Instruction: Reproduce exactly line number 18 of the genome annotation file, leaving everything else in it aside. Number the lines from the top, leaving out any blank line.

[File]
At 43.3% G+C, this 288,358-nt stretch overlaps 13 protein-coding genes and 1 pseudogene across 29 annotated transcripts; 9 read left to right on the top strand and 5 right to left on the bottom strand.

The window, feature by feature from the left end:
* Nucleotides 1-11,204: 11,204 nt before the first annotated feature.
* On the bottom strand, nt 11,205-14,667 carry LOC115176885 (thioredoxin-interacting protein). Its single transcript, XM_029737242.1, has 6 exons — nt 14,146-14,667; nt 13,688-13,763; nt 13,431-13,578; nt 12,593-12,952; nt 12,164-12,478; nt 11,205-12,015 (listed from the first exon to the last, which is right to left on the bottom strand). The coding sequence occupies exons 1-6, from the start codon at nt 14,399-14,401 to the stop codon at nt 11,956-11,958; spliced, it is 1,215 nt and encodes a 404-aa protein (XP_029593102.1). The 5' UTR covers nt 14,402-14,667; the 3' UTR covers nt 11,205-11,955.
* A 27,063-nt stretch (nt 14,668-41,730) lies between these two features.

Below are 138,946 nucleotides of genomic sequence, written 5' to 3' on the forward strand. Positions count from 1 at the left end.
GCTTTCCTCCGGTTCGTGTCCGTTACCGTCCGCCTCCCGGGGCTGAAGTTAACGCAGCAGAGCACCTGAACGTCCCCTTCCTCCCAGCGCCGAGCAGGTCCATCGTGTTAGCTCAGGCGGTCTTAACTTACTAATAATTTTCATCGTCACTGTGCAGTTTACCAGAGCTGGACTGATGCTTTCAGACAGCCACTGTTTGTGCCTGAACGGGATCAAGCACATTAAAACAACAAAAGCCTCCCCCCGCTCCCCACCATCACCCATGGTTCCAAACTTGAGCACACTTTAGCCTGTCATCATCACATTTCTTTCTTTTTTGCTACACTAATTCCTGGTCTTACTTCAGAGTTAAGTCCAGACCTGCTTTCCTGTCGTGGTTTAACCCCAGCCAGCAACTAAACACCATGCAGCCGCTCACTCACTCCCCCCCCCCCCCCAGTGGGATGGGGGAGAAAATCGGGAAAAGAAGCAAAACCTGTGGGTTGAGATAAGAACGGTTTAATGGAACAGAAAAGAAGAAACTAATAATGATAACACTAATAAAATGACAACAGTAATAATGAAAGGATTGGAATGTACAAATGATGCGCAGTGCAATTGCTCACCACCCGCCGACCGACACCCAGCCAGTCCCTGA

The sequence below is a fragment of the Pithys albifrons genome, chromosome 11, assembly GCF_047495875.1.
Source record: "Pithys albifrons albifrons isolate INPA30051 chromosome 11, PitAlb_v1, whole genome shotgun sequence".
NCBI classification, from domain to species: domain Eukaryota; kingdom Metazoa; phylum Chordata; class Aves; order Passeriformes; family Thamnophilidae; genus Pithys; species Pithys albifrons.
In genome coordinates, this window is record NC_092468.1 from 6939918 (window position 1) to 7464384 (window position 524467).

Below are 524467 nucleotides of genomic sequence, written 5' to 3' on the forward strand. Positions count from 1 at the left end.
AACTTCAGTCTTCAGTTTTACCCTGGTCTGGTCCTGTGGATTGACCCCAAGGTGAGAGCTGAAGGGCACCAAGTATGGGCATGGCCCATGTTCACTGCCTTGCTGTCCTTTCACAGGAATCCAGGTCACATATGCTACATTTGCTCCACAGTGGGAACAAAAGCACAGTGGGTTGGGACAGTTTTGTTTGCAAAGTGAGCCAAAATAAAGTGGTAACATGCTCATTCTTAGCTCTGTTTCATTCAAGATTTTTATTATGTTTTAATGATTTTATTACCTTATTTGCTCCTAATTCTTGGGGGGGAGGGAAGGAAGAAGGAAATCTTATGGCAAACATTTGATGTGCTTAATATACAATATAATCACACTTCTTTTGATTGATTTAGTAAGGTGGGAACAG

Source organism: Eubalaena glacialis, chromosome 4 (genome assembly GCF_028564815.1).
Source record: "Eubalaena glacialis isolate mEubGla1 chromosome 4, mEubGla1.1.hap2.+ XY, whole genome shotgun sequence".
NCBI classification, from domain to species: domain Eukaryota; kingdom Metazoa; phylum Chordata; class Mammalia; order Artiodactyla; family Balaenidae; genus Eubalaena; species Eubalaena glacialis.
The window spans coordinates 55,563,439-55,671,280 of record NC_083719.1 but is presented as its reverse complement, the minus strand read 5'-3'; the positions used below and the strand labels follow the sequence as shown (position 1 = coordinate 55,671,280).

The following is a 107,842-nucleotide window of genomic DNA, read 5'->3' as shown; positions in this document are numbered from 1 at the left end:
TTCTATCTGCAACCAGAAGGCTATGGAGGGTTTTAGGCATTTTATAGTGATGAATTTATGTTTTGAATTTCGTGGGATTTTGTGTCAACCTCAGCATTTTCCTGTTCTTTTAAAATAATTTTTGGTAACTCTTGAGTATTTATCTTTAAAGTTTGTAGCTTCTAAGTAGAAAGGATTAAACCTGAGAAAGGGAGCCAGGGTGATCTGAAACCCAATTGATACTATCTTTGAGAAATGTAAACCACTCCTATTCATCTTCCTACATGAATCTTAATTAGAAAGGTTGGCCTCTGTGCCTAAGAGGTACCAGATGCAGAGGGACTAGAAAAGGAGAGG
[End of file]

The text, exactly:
The following is a 107,842-nucleotide window of genomic DNA, read 5'->3' as shown; positions in this document are numbered from 1 at the left end: